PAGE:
Given this information, why does Etymonline trace its origin to this low point in 1932 when it was actually in use over a century earlier?

First, in general, because Etymonline is run by a nice enough bloke but it’s just Mr Harper, he makes plenty of mistakes, and you should not treat it as a reliable source any more than a Wikipedia or Wiktionary article. Sure, most of the entries are fine, but he’s mostly just collating sources without checking or stating them. Take anything listed with an ounce of salt and try to figure out what his original source was, which is usually going to be OED entries.

Second, in this particular case, the reason he gives the date 1932 is because thats the earliest citation for that sense ofdib given by the OED:

1932 [Leonard W. Merryweather “The Argot of an Orphan’s Home”] Amer[ican] Speech [August Volume] 7 [Number 6 Page] 401[:]

Dibs, interj[ection], an interjection giving option on first chance or place. “Dibs on that magazine when you’re through.” “Dibs on going with the team if there’s room.”

Of course, that article is reporting something that’s already established slang, in this case at the unnamed “campus of a large home for orphans” where Mr Merryweather “recently... worked for a year” in “the presence of over a thousand inmates, with adults in the ratio of about one to ten.” He reports that the kids quickly homogenized their pronunciations and expressions to conform with the group, regardless of background, although their mothers (?!), “many of whom are employed on the campus, retain their southern, midwestern, New England, Canadian, and even English pronunciation[s] through years of residence at the home.”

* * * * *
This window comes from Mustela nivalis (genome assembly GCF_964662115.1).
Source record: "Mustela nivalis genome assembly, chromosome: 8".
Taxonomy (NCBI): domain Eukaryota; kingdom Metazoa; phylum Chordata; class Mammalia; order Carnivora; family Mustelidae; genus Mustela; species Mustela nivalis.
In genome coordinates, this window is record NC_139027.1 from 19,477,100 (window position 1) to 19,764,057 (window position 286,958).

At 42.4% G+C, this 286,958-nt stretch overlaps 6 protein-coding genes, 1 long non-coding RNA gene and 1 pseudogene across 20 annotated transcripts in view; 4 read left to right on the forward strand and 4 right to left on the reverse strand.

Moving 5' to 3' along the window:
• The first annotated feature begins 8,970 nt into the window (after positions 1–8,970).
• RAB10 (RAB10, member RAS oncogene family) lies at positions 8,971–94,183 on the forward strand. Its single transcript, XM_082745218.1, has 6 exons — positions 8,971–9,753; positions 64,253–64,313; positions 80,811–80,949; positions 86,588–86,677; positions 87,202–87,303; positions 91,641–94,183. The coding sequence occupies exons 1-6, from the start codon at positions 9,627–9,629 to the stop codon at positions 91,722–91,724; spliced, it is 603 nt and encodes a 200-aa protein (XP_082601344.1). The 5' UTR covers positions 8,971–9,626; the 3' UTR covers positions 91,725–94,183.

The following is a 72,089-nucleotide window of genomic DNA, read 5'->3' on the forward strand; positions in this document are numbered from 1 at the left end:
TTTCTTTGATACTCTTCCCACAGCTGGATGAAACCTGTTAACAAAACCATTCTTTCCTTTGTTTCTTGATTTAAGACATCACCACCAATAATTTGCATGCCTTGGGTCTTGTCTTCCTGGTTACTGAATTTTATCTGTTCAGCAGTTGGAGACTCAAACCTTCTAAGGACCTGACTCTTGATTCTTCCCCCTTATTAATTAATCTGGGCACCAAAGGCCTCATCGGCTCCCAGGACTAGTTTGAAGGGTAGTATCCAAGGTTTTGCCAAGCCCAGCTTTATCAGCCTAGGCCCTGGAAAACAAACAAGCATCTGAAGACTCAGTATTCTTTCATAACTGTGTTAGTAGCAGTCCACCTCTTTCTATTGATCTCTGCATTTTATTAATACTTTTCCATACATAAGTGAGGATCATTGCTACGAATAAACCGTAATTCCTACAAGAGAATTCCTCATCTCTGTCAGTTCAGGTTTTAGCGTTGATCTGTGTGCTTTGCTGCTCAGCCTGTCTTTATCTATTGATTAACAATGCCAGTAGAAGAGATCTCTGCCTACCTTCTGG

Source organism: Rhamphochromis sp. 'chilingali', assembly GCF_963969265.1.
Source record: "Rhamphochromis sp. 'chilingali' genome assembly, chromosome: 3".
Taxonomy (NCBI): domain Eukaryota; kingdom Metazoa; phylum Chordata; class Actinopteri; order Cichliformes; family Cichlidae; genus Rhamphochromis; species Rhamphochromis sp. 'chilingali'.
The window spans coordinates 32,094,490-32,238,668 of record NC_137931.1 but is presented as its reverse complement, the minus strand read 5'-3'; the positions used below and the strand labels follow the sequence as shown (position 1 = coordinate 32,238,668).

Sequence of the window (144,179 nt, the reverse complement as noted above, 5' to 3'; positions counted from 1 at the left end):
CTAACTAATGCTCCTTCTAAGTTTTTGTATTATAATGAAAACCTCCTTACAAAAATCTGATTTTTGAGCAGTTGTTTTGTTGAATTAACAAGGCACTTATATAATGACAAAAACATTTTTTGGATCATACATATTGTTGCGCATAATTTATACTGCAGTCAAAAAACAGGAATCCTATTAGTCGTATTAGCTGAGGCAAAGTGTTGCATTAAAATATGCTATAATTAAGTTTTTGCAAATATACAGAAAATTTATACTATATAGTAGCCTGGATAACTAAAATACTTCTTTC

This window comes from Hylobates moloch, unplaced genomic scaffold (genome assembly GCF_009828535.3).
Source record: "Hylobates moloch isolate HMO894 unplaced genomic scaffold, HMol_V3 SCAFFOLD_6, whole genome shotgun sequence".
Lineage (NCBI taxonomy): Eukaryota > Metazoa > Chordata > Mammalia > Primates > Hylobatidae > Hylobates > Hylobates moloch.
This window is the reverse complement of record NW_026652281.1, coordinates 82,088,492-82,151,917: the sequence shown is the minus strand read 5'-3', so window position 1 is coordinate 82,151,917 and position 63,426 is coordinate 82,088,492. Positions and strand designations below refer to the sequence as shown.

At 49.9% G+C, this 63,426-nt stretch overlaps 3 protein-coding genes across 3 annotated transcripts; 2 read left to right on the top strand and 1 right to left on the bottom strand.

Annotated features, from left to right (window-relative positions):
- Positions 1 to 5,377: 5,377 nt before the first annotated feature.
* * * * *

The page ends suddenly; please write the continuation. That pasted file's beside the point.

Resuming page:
Third, I don’t really agree with the checked answer by @user66974. Games of knucklebones or jacks—where the counters are quickly claimed and kept by successful players—lend themselves obviously and inevitably to possessive claims of “MINE!” w/r/t successful play. I don’t think the OED or other dictionaries are out on a limb considering that sense to be derivative here.


From the excellent phrases.co.uk: https://www.phrases.org.uk/meanings/first-dibs.html

It also seems likely that the game dibs, a.k.a. dibstones, which involves the claiming of the dibstones by calling out 'dibs' is how 'first dibs' originated.

Dibstones is known to have been played since 1693 as it was recorded in the English philosopher Jock Locke's Some Thoughts Concerning Education, which was published that year:

So, it's earlier than 1693.